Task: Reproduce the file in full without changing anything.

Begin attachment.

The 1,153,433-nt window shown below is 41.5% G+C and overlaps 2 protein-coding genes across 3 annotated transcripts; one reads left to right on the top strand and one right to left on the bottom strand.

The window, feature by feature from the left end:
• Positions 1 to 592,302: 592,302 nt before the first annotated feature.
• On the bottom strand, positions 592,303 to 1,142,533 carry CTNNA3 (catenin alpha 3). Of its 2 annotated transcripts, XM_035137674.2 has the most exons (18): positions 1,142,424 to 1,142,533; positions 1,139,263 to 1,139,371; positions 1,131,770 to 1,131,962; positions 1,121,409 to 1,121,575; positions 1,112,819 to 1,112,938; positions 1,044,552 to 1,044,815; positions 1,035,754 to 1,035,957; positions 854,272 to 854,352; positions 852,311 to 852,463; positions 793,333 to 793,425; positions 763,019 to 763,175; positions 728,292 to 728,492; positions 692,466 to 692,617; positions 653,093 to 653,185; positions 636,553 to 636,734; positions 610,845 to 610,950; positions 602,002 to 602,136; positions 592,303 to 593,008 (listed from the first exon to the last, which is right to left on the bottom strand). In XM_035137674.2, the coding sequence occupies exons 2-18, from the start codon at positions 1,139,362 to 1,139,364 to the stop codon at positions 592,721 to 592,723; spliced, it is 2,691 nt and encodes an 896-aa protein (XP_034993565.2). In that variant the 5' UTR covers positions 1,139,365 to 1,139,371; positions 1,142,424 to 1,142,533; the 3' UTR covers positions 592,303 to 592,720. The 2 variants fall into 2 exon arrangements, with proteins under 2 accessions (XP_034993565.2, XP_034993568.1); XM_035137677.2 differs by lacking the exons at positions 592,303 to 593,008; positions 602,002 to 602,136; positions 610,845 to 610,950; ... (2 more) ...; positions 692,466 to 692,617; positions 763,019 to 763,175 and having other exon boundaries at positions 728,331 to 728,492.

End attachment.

The 1,153,433-nt window shown below is 41.5% G+C and overlaps 2 protein-coding genes across 3 annotated transcripts; one reads left to right on the top strand and one right to left on the bottom strand.

The window, feature by feature from the left end:
• Positions 1 to 592,302: 592,302 nt before the first annotated feature.
• On the bottom strand, positions 592,303 to 1,142,533 carry CTNNA3 (catenin alpha 3). Of its 2 annotated transcripts, XM_035137674.2 has the most exons (18): positions 1,142,424 to 1,142,533; positions 1,139,263 to 1,139,371; positions 1,131,770 to 1,131,962; positions 1,121,409 to 1,121,575; positions 1,112,819 to 1,112,938; positions 1,044,552 to 1,044,815; positions 1,035,754 to 1,035,957; positions 854,272 to 854,352; positions 852,311 to 852,463; positions 793,333 to 793,425; positions 763,019 to 763,175; positions 728,292 to 728,492; positions 692,466 to 692,617; positions 653,093 to 653,185; positions 636,553 to 636,734; positions 610,845 to 610,950; positions 602,002 to 602,136; positions 592,303 to 593,008 (listed from the first exon to the last, which is right to left on the bottom strand). In XM_035137674.2, the coding sequence occupies exons 2-18, from the start codon at positions 1,139,362 to 1,139,364 to the stop codon at positions 592,721 to 592,723; spliced, it is 2,691 nt and encodes an 896-aa protein (XP_034993565.2). In that variant the 5' UTR covers positions 1,139,365 to 1,139,371; positions 1,142,424 to 1,142,533; the 3' UTR covers positions 592,303 to 592,720. The 2 variants fall into 2 exon arrangements, with proteins under 2 accessions (XP_034993565.2, XP_034993568.1); XM_035137677.2 differs by lacking the exons at positions 592,303 to 593,008; positions 602,002 to 602,136; positions 610,845 to 610,950; ... (2 more) ...; positions 692,466 to 692,617; positions 763,019 to 763,175 and having other exon boundaries at positions 728,331 to 728,492.